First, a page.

« Last Edit: 2021.January.21. 18:06:13 by elmer »

Online gflorez

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Re: Like a Z180, but much better ... the Z280
« Reply #13 on: 2021.January.21. 20:24:26 »
I would like to create something similar to that today, with SD card instead of the floppy ...

The software of the SD cartridge is so well written(by Zozo, of course) that it doesn't need to be on the cartridge address range, 03-07, an external cartridge bay can be connected on the expansion connector on other selectable range.

Then, you can have the SD cartridge as if it were the EXDOS interface, at the right side, leaving the cartridge bay for other tasks.

This external cartridge bay was planned by Zozo when we found that the MIDI interface Rom only was able to work on the 07 segment. Since then Geco has fixed the Rom in several ways.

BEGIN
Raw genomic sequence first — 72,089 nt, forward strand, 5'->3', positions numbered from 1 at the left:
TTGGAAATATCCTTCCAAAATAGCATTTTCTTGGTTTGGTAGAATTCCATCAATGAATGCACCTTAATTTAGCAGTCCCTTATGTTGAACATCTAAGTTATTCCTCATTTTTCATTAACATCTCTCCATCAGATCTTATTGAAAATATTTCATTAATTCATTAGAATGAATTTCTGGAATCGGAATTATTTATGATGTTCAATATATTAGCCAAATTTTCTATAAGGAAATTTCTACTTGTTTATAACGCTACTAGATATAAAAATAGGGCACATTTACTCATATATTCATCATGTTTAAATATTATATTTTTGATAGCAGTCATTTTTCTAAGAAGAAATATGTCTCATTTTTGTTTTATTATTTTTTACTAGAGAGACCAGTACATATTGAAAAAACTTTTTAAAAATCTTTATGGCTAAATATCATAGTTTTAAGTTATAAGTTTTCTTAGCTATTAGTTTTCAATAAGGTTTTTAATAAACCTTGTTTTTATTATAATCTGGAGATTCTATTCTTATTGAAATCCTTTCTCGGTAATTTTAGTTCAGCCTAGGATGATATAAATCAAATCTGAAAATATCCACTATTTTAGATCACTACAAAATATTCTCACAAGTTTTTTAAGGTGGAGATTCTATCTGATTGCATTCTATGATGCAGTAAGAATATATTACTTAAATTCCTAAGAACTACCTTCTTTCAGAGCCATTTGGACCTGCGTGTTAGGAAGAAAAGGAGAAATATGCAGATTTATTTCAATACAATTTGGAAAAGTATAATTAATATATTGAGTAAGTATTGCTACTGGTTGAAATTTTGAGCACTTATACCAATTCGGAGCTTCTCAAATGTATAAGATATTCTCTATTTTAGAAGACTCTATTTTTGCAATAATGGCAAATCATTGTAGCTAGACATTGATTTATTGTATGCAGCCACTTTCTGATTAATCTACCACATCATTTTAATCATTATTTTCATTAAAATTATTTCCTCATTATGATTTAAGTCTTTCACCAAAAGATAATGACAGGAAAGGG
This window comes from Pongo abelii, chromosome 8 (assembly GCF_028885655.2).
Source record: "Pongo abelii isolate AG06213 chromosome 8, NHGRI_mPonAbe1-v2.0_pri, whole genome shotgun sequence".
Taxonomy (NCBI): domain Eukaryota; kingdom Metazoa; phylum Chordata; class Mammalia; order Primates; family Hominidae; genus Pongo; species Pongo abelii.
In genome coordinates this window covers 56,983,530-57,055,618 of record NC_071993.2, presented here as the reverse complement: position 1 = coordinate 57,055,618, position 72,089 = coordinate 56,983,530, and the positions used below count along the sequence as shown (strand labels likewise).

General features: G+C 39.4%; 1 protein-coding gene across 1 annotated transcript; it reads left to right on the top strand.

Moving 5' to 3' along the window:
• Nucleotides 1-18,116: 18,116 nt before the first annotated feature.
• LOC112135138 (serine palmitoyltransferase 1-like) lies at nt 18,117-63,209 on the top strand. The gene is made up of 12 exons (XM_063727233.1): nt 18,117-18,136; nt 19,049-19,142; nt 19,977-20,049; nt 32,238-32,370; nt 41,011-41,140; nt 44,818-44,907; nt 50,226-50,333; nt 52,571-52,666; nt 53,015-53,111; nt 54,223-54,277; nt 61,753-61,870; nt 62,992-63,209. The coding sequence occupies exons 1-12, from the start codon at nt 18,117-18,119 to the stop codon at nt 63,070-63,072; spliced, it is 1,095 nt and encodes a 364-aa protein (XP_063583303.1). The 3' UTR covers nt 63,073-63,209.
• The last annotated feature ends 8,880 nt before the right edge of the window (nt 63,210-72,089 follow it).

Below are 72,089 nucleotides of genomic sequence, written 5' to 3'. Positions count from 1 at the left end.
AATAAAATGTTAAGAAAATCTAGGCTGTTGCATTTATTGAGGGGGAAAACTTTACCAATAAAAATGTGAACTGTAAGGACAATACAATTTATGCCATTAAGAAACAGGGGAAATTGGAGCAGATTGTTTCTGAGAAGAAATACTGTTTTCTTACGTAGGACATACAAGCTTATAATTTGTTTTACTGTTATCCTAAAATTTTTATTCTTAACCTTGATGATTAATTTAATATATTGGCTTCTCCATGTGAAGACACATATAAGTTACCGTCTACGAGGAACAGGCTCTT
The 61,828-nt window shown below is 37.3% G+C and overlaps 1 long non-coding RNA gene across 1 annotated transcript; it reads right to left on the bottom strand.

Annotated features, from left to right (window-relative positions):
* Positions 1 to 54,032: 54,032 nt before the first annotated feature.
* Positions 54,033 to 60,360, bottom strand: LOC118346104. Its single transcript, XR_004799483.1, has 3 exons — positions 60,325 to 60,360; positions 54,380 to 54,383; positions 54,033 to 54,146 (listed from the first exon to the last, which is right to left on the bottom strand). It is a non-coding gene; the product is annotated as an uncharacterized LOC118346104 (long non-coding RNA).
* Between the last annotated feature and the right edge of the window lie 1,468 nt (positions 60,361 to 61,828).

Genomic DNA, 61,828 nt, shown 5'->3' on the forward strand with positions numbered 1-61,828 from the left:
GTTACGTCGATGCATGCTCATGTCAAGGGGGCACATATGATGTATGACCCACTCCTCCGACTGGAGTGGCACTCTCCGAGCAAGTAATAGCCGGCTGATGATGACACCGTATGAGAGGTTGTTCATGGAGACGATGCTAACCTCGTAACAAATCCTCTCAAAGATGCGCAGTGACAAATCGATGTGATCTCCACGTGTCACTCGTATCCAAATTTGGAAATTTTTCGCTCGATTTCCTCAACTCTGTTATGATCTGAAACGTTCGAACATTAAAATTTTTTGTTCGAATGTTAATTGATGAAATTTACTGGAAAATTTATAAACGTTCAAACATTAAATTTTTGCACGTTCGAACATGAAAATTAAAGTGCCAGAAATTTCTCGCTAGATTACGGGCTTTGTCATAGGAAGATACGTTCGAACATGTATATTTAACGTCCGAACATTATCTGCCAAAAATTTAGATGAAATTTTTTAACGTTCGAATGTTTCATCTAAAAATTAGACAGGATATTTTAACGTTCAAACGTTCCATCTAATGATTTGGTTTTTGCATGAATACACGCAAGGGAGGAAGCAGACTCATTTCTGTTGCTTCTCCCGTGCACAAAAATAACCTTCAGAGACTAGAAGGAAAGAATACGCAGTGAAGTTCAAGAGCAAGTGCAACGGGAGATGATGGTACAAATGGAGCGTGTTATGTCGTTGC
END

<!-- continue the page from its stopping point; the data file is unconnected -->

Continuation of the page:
Online elmer

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Re: Like a Z180, but much better ... the Z280
« Reply #14 on: 2021.January.21. 21:16:36 »
OTOH, it would need a small PCB designed for it, both because it is a PLCC chip, and also because it needs a TTL 8-bit latch added for the low 8-bits of the address bus. But IMHO that also gives you a good location to add the 20MHz, 16MHz, or 12MHz TTL oscillator that you need to use!

Damn! It looks like the Z280 is probably not going to be a good match for the Enterprise ... the CPU itself runs at half the speed of the external clock. :cry: